You can make this recipe with or without chicken. If you make it with chicken, I recommend grilling boneless, skinless chicken strips and adding them on top of the pasta separately. You can actually grill the chicken strips, use a George Forman (like I do occasionally) or pan-sear them if you want to eliminate grilling altogether.

Here’s what you’ll need:

  • 1 box of pasta (any kind, but I like rotini for this recipe)
  • 2 or 3 cloves of garlic, minced
  • 1/2 an onion, diced
  • 1 large tomato, chopped
  • Balsamic vinegar
  • Olive Oil
  • 1/4 cup shredded cheese (mozzarella and parmesan are my favorites to use in this recipe)
  • Salt and pepper to taste
  • Fresh basil
  • Splash of white wine (optional)

Here’s what to do:

  1. Cook pasta thoroughly according to instructions on the box.
  2. While the pasta is cooking, diced your onion, mince your garlic and chop your tomatoes. These can all be mixed together.
  3. When pasta has a couple of minutes left to cook, heat olive oil in a large skillet on medium-low heat. Toss in garlic, tomatoes and onions and cook for a couple of minutes.
  4. When pasta is done, drain and add to large skillet. Toss with veggies.
  5. Pour in a bit of balsamic vinegar and a bit of white wine if desired. Toss well, then transfer to plates.
  6. Top each individual plate with cheese, another drizzle of balsamic vinegar and a bit of fresh basil (and chicken if you’ve prepared separately). Enjoy your (mostly) healthy balsamic pasta!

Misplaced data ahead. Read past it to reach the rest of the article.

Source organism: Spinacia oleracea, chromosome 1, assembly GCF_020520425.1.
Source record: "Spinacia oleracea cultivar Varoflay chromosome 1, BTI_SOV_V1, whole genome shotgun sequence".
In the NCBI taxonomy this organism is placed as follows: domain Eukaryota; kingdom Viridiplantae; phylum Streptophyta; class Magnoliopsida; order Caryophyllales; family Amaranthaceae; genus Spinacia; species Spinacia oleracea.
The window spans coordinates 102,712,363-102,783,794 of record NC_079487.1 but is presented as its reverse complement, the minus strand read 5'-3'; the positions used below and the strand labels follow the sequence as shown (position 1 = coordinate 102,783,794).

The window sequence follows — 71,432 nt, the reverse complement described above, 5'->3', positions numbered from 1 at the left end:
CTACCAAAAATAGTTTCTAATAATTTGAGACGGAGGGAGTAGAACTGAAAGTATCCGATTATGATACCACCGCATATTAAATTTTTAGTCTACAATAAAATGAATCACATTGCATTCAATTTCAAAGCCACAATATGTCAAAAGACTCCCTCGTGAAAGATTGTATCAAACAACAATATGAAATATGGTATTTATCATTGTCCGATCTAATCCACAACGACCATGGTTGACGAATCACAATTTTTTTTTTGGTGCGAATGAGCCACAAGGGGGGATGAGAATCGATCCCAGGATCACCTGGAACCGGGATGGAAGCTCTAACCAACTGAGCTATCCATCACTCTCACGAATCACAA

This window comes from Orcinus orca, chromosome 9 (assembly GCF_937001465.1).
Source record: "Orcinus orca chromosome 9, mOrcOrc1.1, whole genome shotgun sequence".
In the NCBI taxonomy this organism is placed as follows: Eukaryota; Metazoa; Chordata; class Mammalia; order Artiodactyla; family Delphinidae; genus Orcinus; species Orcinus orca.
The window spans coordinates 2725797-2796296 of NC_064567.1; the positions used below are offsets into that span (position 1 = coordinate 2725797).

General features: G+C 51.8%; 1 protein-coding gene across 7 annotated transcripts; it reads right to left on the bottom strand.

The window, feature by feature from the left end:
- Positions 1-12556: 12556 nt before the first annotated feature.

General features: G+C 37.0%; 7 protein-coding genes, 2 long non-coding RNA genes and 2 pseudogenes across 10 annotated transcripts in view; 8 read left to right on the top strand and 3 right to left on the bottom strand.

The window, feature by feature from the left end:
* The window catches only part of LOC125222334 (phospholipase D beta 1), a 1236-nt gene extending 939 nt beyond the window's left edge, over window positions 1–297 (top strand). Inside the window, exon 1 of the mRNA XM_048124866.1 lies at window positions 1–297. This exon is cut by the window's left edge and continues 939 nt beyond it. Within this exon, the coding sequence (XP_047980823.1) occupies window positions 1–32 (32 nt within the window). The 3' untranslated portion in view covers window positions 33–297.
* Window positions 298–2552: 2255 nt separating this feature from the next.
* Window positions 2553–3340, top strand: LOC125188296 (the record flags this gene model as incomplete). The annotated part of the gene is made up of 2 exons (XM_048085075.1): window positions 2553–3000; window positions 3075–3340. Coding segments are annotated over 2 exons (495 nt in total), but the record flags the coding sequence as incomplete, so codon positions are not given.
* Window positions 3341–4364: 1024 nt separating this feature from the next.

Some other ideas from around the web:

  • Make Your Own Dough: all you really need to make your own dough (enough for one large pizza pie) is 2/3 cup warm water, 1 tbsp olive oil, 1/4 tsp salt, 1 tsp active dry yeast and 2 cups of bread flour. Then, you can customize your pizza however you’d like.
  • Make Your Own Frozen Pizza: if you have the time to prepare, perhaps on a weekend, make some frozen pizzas to have on-hand for quick and easy preparation when the pizza cravings hit.
  • Variations on Homemade Pizza: you don’t need to make homemade dough or even buy store bought to have a great pizza pie for dinner. Try some of these cool variations on pizza that include baked potatoes, pasta and tortillas.
  • Fettuccini Alfredo: so this is not the healthiest recipe in the world, but sometimes we just have to have some cheesy noodles. Try this recipe when you need some cheese. I’ve tried it several times and it’s a piece of cake to make.
  • Classic Minestrone Soup: this Italian favorite is easy to cook up as a side to your dinner or as your entire meal.

Japanese – Sushi

Another disclaimer: I have never made my own sushi. I intend to do so at some point, but my kitchen adventures have not taken me to the land of raw food yet. Because of this, the advice in this section will strictly be from other sources.

That having been said, I love sushi. It really is my only downfall when it comes to takeout cravings. I can always justify picking up sushi because I don’t yet have the materials (or the courage) to make it in my own home.

To start making sushi in your home, you’ll need some basic equipment that you may not yet own. However, a one-time investment in some of this stuff will help you save big bucks when you just have to have sushi. You most likely already own some of the basic ingredients needed, like a sharp knife, a cutting board and a rice cooker. The more obscure equipment shouldn’t cost you much though if you do some digging. You can get a bamboo sushi mat and a rice paddle, for instance, for less than $5 on Amazon. And if you’re really hardcore and want the whole kitten caboodle when it comes to sushi equipment, try investing in some kind of sushi making kit.

Check out this Howcast video for a step-by-step guide to making your own sushi. It looks simple enough…

You can also take a look at this video for instructions on how to make a sushi roll (more specifically, the ever-popular California Roll).